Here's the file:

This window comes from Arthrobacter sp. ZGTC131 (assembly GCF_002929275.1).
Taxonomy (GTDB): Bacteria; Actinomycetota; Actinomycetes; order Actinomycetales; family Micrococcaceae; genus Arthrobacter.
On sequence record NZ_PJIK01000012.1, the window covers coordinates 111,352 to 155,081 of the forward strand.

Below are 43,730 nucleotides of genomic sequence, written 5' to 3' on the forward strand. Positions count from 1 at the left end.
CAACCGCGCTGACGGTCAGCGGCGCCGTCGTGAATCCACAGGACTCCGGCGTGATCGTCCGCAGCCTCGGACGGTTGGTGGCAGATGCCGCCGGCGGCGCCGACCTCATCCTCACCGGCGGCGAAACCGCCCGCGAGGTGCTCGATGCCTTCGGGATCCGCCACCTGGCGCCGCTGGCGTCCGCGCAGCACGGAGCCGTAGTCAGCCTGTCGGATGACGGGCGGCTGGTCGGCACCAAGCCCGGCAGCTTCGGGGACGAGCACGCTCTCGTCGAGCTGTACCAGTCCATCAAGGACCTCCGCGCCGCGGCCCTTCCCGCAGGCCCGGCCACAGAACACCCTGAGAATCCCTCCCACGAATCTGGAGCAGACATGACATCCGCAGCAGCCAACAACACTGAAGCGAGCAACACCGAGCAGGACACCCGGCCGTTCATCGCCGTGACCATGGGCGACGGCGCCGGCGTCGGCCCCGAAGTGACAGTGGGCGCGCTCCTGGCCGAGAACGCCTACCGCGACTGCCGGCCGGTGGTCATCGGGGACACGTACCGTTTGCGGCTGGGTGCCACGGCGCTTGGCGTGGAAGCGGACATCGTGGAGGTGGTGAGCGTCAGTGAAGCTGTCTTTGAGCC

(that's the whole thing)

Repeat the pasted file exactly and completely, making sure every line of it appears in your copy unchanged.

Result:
This window comes from Arthrobacter sp. ZGTC131 (assembly GCF_002929275.1).
Taxonomy (GTDB): Bacteria; Actinomycetota; Actinomycetes; order Actinomycetales; family Micrococcaceae; genus Arthrobacter.
On sequence record NZ_PJIK01000012.1, the window covers coordinates 111,352 to 155,081 of the forward strand.

Below are 43,730 nucleotides of genomic sequence, written 5' to 3' on the forward strand. Positions count from 1 at the left end.
CAACCGCGCTGACGGTCAGCGGCGCCGTCGTGAATCCACAGGACTCCGGCGTGATCGTCCGCAGCCTCGGACGGTTGGTGGCAGATGCCGCCGGCGGCGCCGACCTCATCCTCACCGGCGGCGAAACCGCCCGCGAGGTGCTCGATGCCTTCGGGATCCGCCACCTGGCGCCGCTGGCGTCCGCGCAGCACGGAGCCGTAGTCAGCCTGTCGGATGACGGGCGGCTGGTCGGCACCAAGCCCGGCAGCTTCGGGGACGAGCACGCTCTCGTCGAGCTGTACCAGTCCATCAAGGACCTCCGCGCCGCGGCCCTTCCCGCAGGCCCGGCCACAGAACACCCTGAGAATCCCTCCCACGAATCTGGAGCAGACATGACATCCGCAGCAGCCAACAACACTGAAGCGAGCAACACCGAGCAGGACACCCGGCCGTTCATCGCCGTGACCATGGGCGACGGCGCCGGCGTCGGCCCCGAAGTGACAGTGGGCGCGCTCCTGGCCGAGAACGCCTACCGCGACTGCCGGCCGGTGGTCATCGGGGACACGTACCGTTTGCGGCTGGGTGCCACGGCGCTTGGCGTGGAAGCGGACATCGTGGAGGTGGTGAGCGTCAGTGAAGCTGTCTTTGAGCC